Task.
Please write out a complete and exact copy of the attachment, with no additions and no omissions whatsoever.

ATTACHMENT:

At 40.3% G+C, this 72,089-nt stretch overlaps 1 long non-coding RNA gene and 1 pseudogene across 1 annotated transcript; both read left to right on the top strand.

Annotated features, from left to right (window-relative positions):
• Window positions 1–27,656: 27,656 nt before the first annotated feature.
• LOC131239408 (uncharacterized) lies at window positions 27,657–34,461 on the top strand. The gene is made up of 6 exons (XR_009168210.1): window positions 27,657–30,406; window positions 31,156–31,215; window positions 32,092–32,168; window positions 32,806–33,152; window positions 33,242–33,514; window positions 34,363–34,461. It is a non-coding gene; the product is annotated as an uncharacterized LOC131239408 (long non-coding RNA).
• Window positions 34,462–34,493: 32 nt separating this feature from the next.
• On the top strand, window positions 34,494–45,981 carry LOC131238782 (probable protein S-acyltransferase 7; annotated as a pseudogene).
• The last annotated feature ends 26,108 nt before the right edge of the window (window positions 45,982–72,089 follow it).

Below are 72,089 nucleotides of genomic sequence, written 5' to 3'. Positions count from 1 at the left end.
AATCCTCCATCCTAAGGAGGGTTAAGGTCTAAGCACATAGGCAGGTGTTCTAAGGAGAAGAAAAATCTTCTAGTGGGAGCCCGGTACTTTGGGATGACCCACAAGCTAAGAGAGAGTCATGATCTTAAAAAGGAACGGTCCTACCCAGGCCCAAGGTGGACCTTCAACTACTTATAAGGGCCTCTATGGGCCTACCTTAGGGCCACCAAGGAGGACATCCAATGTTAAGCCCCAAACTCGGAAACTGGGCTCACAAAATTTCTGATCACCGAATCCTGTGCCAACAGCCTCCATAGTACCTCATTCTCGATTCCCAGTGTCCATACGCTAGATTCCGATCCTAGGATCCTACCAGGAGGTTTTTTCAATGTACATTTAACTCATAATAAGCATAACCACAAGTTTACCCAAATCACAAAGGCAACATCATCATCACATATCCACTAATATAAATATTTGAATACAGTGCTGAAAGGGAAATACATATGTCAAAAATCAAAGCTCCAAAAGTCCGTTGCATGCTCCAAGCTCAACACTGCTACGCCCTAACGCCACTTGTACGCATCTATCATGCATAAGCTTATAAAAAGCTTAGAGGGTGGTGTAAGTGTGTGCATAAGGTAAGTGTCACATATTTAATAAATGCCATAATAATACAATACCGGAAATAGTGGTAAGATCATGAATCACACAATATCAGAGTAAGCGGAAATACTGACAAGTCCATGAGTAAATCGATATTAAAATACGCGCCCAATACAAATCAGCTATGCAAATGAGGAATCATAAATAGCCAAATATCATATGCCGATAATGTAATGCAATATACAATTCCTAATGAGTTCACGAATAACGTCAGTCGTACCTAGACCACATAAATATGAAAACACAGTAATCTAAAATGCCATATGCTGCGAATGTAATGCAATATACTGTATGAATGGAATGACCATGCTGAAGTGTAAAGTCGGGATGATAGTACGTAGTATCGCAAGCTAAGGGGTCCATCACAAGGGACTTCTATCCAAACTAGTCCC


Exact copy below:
At 40.3% G+C, this 72,089-nt stretch overlaps 1 long non-coding RNA gene and 1 pseudogene across 1 annotated transcript; both read left to right on the top strand.

Annotated features, from left to right (window-relative positions):
• Window positions 1–27,656: 27,656 nt before the first annotated feature.
• LOC131239408 (uncharacterized) lies at window positions 27,657–34,461 on the top strand. The gene is made up of 6 exons (XR_009168210.1): window positions 27,657–30,406; window positions 31,156–31,215; window positions 32,092–32,168; window positions 32,806–33,152; window positions 33,242–33,514; window positions 34,363–34,461. It is a non-coding gene; the product is annotated as an uncharacterized LOC131239408 (long non-coding RNA).
• Window positions 34,462–34,493: 32 nt separating this feature from the next.
• On the top strand, window positions 34,494–45,981 carry LOC131238782 (probable protein S-acyltransferase 7; annotated as a pseudogene).
• The last annotated feature ends 26,108 nt before the right edge of the window (window positions 45,982–72,089 follow it).

Below are 72,089 nucleotides of genomic sequence, written 5' to 3'. Positions count from 1 at the left end.
AATCCTCCATCCTAAGGAGGGTTAAGGTCTAAGCACATAGGCAGGTGTTCTAAGGAGAAGAAAAATCTTCTAGTGGGAGCCCGGTACTTTGGGATGACCCACAAGCTAAGAGAGAGTCATGATCTTAAAAAGGAACGGTCCTACCCAGGCCCAAGGTGGACCTTCAACTACTTATAAGGGCCTCTATGGGCCTACCTTAGGGCCACCAAGGAGGACATCCAATGTTAAGCCCCAAACTCGGAAACTGGGCTCACAAAATTTCTGATCACCGAATCCTGTGCCAACAGCCTCCATAGTACCTCATTCTCGATTCCCAGTGTCCATACGCTAGATTCCGATCCTAGGATCCTACCAGGAGGTTTTTTCAATGTACATTTAACTCATAATAAGCATAACCACAAGTTTACCCAAATCACAAAGGCAACATCATCATCACATATCCACTAATATAAATATTTGAATACAGTGCTGAAAGGGAAATACATATGTCAAAAATCAAAGCTCCAAAAGTCCGTTGCATGCTCCAAGCTCAACACTGCTACGCCCTAACGCCACTTGTACGCATCTATCATGCATAAGCTTATAAAAAGCTTAGAGGGTGGTGTAAGTGTGTGCATAAGGTAAGTGTCACATATTTAATAAATGCCATAATAATACAATACCGGAAATAGTGGTAAGATCATGAATCACACAATATCAGAGTAAGCGGAAATACTGACAAGTCCATGAGTAAATCGATATTAAAATACGCGCCCAATACAAATCAGCTATGCAAATGAGGAATCATAAATAGCCAAATATCATATGCCGATAATGTAATGCAATATACAATTCCTAATGAGTTCACGAATAACGTCAGTCGTACCTAGACCACATAAATATGAAAACACAGTAATCTAAAATGCCATATGCTGCGAATGTAATGCAATATACTGTATGAATGGAATGACCATGCTGAAGTGTAAAGTCGGGATGATAGTACGTAGTATCGCAAGCTAAGGGGTCCATCACAAGGGACTTCTATCCAAACTAGTCCC